Like it was yesterday, I remember the day I realized that my brain does not retain facts.
Boston, 1995. I was 25. My new boyfriend at the time was the kind of person who could – and I’m sure still can – read an article or watch a show and file away the dates, statistics and progressions of events. Those little gems of information would just hang out in his brain until they are needed or until the end of time. Whichever comes first. And the same was true of all his friends and, by association, my new circle.
Quite innocently on this particular day, he asked me a question about an article I had read about the history of electricity. And I had no answer. Yes, I had read it. But for the life of me, I couldn’t spit out a single factual statement.
I knew the gist. But I couldn’t explain with any confidence what I had read and by no means could I pull out any numbers or stats or concrete anythings.
If I only knew then what I know now, the pools of sweat would have subsided. The pressure would have dissipated. I would not have silently chastised my A+ student self for being a dummy or for looking stupid.
I would have known that “hell, yeah,” I do remember facts – when they are tied to emotions.
I would have known that I’d remember that day and recount it 20 years later.
I would have known that it’s much more fun to watch movies a second, third and even fourth time when you don’t have instant recall of the movie plot.
I would have known that I really do not connect with people cut from the factoid cloth. And I’d rather sneak into the hotel kitchen to talk with the wait staff than discuss theories and history and topics that require recollection of facts.
I would have known that not all brains are alike. But it can seem that way when you are the “alien” in the room. It sure did for me.
I would have known that I have crazy recall of the names of the 70 or so kids from Saint Pius X Elementary School, eighth grade graduating class of 1984. And I remember where each of them celebrated special birthdays and that Joey Savarese had a party at Radnor Rolls Skating Rink – maybe his 10th.
I would have known that emotional connections drive memory storage. And for what I’m lacking in the cold hard fact storage, I make up 10 fold in emotional and relationship recall.
Today I am surrounded by a tribe of people who LOVE to spend time talking about feelings and the absurdities of the human condition.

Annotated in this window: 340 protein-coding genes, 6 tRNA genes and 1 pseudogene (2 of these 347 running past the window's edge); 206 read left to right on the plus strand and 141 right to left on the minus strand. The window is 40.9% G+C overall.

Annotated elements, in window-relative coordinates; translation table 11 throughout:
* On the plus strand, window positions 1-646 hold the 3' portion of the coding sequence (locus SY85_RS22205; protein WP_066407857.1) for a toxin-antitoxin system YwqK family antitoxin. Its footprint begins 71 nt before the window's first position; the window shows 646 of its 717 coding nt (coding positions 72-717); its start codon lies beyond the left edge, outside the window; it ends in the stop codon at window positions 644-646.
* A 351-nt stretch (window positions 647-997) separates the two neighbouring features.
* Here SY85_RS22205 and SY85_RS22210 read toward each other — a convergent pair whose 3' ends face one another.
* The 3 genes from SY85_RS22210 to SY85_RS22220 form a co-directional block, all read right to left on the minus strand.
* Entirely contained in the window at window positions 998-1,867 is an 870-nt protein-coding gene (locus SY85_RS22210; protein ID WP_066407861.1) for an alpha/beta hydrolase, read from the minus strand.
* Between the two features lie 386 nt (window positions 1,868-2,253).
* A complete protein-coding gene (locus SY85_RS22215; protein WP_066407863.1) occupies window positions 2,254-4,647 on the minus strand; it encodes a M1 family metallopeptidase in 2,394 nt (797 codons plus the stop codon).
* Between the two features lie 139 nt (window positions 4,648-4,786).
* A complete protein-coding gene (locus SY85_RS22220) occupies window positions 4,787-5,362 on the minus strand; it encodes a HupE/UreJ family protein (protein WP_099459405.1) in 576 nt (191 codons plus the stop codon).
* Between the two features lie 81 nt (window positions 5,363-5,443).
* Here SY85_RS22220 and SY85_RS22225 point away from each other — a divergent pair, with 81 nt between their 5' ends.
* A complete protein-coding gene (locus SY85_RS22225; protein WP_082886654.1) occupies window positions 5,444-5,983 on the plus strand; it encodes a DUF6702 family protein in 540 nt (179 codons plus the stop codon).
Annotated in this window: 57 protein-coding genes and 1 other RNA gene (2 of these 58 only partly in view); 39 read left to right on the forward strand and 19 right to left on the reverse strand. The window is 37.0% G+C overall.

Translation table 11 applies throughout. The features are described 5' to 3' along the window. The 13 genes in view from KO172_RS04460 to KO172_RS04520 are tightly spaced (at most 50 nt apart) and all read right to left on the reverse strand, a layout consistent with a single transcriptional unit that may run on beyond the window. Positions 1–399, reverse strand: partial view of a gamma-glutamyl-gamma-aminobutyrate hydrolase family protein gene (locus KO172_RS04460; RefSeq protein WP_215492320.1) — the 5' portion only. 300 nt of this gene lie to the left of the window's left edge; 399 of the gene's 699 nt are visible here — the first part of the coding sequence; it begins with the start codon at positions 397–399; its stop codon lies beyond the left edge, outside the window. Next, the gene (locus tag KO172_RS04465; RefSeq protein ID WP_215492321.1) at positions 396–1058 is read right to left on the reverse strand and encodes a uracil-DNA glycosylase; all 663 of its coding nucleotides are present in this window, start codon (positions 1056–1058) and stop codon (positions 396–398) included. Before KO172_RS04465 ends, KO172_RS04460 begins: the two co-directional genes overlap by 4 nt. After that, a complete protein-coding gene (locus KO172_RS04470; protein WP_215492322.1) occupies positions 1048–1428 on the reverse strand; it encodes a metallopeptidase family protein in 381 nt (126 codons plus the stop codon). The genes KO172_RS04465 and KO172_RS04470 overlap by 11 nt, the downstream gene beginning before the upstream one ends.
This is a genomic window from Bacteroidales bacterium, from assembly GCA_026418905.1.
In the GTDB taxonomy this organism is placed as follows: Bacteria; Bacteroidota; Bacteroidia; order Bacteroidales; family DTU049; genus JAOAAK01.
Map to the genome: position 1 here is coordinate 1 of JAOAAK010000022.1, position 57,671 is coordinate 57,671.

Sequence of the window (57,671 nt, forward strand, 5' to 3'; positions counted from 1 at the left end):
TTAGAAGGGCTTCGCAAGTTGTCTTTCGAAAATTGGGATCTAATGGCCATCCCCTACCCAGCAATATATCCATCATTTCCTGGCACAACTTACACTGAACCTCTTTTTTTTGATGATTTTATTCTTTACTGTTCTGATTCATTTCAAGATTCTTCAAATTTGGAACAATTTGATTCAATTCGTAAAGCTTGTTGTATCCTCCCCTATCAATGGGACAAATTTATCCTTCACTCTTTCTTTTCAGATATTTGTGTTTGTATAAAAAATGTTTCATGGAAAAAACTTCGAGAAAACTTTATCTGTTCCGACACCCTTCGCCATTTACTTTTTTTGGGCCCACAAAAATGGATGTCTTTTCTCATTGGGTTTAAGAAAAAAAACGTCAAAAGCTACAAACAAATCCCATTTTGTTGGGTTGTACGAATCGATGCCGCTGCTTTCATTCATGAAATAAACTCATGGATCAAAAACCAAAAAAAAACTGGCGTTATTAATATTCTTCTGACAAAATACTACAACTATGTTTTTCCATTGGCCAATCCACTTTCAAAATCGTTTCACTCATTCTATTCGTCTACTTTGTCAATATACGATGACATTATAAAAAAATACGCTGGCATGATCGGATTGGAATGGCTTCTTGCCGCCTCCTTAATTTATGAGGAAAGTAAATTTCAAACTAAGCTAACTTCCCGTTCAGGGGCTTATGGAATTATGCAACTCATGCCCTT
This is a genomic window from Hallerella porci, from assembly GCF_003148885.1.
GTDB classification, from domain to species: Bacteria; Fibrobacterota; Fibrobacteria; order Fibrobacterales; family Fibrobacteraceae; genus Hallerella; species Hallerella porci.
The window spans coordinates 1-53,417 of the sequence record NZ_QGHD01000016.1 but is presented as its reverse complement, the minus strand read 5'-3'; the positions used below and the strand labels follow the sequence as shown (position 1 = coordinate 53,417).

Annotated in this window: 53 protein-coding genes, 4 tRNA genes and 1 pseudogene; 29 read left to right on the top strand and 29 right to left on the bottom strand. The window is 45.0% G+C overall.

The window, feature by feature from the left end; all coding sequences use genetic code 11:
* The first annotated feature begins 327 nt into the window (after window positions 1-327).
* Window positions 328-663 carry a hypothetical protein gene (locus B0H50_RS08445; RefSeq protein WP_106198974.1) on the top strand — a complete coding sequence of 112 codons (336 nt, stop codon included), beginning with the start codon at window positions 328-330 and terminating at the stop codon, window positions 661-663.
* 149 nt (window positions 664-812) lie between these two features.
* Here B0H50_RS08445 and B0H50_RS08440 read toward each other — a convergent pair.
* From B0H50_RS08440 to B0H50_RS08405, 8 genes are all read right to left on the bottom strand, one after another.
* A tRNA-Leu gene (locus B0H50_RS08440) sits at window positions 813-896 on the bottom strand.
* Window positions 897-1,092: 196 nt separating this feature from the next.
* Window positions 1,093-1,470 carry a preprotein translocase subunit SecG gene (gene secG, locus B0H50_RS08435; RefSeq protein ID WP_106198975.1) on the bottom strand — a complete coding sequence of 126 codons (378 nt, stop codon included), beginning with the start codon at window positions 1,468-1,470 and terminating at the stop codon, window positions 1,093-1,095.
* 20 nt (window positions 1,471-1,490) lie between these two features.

And for fact finding and cold storage, we count on a little company called Google.
Want to learn more? Check out this fascinating article on how the mind and memory works: http://www.spring.org.uk/2012/10/how-memory-works-10-things-most-people-get-wrong.php
Years ago when I was going through a really hard time, one of my dearest friends taught me a question that got me through sleepless nights and has since served me well.
“What good can come of this?”
It’s a hard question to ask yourself when things seem quite impossibly “bad.”
But it’s worth it.
Last week after the San Bernadino shooting…
Then the SoCal gas leak…
And this morning after reading yet another article that compares Trump to Hitler…
I talked myself out of moving to another country and asked the question.
“What good can come of this?”
Funny enough, an answer came.
It’s not original, but it’s true.
As a sensitive soul, a dreamer, an empath, a writer, a mother, I have a habit of putting my head in the sand. Of letting my political cynicism take over. I check out. I lay low. I stop knowing what’s happening. On purpose. Because, really, it’s just too much.
Yesterday I saw this image floating around Facebook.
I’m a Taurus. And, yes, 25 hours seems about right. It made me laugh out loud. My mom says that my default state as a baby was sleeping. I’d wake to eat and “do my business.” Then back to sleep!
But I wonder now about that need, desire, longing for sleep. Is it a way to escape being alive and out here in the world?
So, what good can come of this?
I don’t have any political aspirations. But I do know that I am a leader and an influencer.
All of this chaos is stirring up in me a desire to be a force of good. Not necessarily to go head to head with the “bad.” But to stand up loud and proud and take the lead on issues a little more salient than I have in the past. To slough off any doubts I’ve had in the past about whether my voice matters.
Don’t get me wrong, I think that there’s a certain amount of distance and buffer that’s healthy. But then it gets to a point when it’s just a way of hiding.